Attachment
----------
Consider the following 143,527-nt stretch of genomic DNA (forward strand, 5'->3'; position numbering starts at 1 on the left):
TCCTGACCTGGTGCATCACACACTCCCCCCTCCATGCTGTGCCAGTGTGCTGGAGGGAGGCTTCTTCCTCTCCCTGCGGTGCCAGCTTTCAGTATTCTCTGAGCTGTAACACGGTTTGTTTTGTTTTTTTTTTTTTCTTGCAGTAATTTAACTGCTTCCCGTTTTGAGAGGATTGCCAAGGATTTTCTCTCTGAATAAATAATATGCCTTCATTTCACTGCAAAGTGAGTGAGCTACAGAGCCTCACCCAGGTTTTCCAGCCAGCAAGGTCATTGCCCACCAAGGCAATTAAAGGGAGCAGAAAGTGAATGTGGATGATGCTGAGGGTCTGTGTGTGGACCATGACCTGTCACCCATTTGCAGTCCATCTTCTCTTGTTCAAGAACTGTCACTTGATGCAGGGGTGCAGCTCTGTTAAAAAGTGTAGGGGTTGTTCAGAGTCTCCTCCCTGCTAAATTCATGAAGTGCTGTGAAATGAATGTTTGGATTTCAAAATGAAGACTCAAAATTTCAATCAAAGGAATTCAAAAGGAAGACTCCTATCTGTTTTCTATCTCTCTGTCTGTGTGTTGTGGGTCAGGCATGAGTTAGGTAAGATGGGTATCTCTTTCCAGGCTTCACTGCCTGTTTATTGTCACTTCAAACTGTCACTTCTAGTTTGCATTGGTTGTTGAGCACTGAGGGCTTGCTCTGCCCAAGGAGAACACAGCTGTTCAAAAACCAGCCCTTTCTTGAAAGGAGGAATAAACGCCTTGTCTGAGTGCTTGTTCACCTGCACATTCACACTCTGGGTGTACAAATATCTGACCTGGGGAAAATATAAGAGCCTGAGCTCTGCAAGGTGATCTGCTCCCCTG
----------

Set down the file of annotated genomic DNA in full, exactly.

Consider the following 143,527-nt stretch of genomic DNA (forward strand, 5'->3'; position numbering starts at 1 on the left):
TCCTGACCTGGTGCATCACACACTCCCCCCTCCATGCTGTGCCAGTGTGCTGGAGGGAGGCTTCTTCCTCTCCCTGCGGTGCCAGCTTTCAGTATTCTCTGAGCTGTAACACGGTTTGTTTTGTTTTTTTTTTTTTCTTGCAGTAATTTAACTGCTTCCCGTTTTGAGAGGATTGCCAAGGATTTTCTCTCTGAATAAATAATATGCCTTCATTTCACTGCAAAGTGAGTGAGCTACAGAGCCTCACCCAGGTTTTCCAGCCAGCAAGGTCATTGCCCACCAAGGCAATTAAAGGGAGCAGAAAGTGAATGTGGATGATGCTGAGGGTCTGTGTGTGGACCATGACCTGTCACCCATTTGCAGTCCATCTTCTCTTGTTCAAGAACTGTCACTTGATGCAGGGGTGCAGCTCTGTTAAAAAGTGTAGGGGTTGTTCAGAGTCTCCTCCCTGCTAAATTCATGAAGTGCTGTGAAATGAATGTTTGGATTTCAAAATGAAGACTCAAAATTTCAATCAAAGGAATTCAAAAGGAAGACTCCTATCTGTTTTCTATCTCTCTGTCTGTGTGTTGTGGGTCAGGCATGAGTTAGGTAAGATGGGTATCTCTTTCCAGGCTTCACTGCCTGTTTATTGTCACTTCAAACTGTCACTTCTAGTTTGCATTGGTTGTTGAGCACTGAGGGCTTGCTCTGCCCAAGGAGAACACAGCTGTTCAAAAACCAGCCCTTTCTTGAAAGGAGGAATAAACGCCTTGTCTGAGTGCTTGTTCACCTGCACATTCACACTCTGGGTGTACAAATATCTGACCTGGGGAAAATATAAGAGCCTGAGCTCTGCAAGGTGATCTGCTCCCCTG